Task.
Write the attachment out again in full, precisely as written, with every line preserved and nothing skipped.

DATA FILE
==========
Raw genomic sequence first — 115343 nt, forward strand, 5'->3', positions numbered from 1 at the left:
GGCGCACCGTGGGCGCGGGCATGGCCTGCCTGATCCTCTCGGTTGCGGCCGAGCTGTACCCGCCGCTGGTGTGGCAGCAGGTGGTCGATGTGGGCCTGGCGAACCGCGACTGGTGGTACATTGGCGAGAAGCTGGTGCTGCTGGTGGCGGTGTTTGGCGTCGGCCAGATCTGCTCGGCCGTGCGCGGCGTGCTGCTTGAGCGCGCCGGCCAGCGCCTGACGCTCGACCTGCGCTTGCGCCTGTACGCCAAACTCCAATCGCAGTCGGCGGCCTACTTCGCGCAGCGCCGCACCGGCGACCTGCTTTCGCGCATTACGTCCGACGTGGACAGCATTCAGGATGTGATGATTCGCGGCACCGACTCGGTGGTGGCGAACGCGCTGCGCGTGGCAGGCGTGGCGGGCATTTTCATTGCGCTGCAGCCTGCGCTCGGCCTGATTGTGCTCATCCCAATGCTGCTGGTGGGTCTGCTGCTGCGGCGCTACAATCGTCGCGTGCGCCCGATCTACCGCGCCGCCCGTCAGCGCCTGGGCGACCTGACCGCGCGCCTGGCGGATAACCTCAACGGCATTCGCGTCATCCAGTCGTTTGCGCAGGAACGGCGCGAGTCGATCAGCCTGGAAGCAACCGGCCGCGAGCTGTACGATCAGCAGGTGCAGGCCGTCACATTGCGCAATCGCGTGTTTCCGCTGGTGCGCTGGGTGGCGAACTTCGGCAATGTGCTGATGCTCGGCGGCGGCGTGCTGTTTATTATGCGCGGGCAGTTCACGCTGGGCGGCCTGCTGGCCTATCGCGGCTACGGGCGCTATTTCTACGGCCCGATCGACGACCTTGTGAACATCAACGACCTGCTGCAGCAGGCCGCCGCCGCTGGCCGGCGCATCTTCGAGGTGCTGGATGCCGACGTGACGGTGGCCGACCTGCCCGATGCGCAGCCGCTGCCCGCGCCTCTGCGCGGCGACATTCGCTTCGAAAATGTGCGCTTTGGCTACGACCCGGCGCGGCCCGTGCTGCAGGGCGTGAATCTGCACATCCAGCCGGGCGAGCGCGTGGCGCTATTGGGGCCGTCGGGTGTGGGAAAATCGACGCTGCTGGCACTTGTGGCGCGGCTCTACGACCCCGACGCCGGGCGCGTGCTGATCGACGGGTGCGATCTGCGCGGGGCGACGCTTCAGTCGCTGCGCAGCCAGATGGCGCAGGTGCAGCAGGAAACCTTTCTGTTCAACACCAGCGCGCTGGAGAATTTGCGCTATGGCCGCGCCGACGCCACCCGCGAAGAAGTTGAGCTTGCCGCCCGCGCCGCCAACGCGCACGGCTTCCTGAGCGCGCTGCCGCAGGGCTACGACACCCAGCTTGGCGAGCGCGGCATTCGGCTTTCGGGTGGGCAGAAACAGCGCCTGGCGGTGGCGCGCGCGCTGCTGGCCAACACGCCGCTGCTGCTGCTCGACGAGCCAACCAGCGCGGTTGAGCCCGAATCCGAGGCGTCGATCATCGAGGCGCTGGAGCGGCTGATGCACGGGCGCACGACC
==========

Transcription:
Raw genomic sequence first — 115343 nt, forward strand, 5'->3', positions numbered from 1 at the left:
GGCGCACCGTGGGCGCGGGCATGGCCTGCCTGATCCTCTCGGTTGCGGCCGAGCTGTACCCGCCGCTGGTGTGGCAGCAGGTGGTCGATGTGGGCCTGGCGAACCGCGACTGGTGGTACATTGGCGAGAAGCTGGTGCTGCTGGTGGCGGTGTTTGGCGTCGGCCAGATCTGCTCGGCCGTGCGCGGCGTGCTGCTTGAGCGCGCCGGCCAGCGCCTGACGCTCGACCTGCGCTTGCGCCTGTACGCCAAACTCCAATCGCAGTCGGCGGCCTACTTCGCGCAGCGCCGCACCGGCGACCTGCTTTCGCGCATTACGTCCGACGTGGACAGCATTCAGGATGTGATGATTCGCGGCACCGACTCGGTGGTGGCGAACGCGCTGCGCGTGGCAGGCGTGGCGGGCATTTTCATTGCGCTGCAGCCTGCGCTCGGCCTGATTGTGCTCATCCCAATGCTGCTGGTGGGTCTGCTGCTGCGGCGCTACAATCGTCGCGTGCGCCCGATCTACCGCGCCGCCCGTCAGCGCCTGGGCGACCTGACCGCGCGCCTGGCGGATAACCTCAACGGCATTCGCGTCATCCAGTCGTTTGCGCAGGAACGGCGCGAGTCGATCAGCCTGGAAGCAACCGGCCGCGAGCTGTACGATCAGCAGGTGCAGGCCGTCACATTGCGCAATCGCGTGTTTCCGCTGGTGCGCTGGGTGGCGAACTTCGGCAATGTGCTGATGCTCGGCGGCGGCGTGCTGTTTATTATGCGCGGGCAGTTCACGCTGGGCGGCCTGCTGGCCTATCGCGGCTACGGGCGCTATTTCTACGGCCCGATCGACGACCTTGTGAACATCAACGACCTGCTGCAGCAGGCCGCCGCCGCTGGCCGGCGCATCTTCGAGGTGCTGGATGCCGACGTGACGGTGGCCGACCTGCCCGATGCGCAGCCGCTGCCCGCGCCTCTGCGCGGCGACATTCGCTTCGAAAATGTGCGCTTTGGCTACGACCCGGCGCGGCCCGTGCTGCAGGGCGTGAATCTGCACATCCAGCCGGGCGAGCGCGTGGCGCTATTGGGGCCGTCGGGTGTGGGAAAATCGACGCTGCTGGCACTTGTGGCGCGGCTCTACGACCCCGACGCCGGGCGCGTGCTGATCGACGGGTGCGATCTGCGCGGGGCGACGCTTCAGTCGCTGCGCAGCCAGATGGCGCAGGTGCAGCAGGAAACCTTTCTGTTCAACACCAGCGCGCTGGAGAATTTGCGCTATGGCCGCGCCGACGCCACCCGCGAAGAAGTTGAGCTTGCCGCCCGCGCCGCCAACGCGCACGGCTTCCTGAGCGCGCTGCCGCAGGGCTACGACACCCAGCTTGGCGAGCGCGGCATTCGGCTTTCGGGTGGGCAGAAACAGCGCCTGGCGGTGGCGCGCGCGCTGCTGGCCAACACGCCGCTGCTGCTGCTCGACGAGCCAACCAGCGCGGTTGAGCCCGAATCCGAGGCGTCGATCATCGAGGCGCTGGAGCGGCTGATGCACGGGCGCACGACC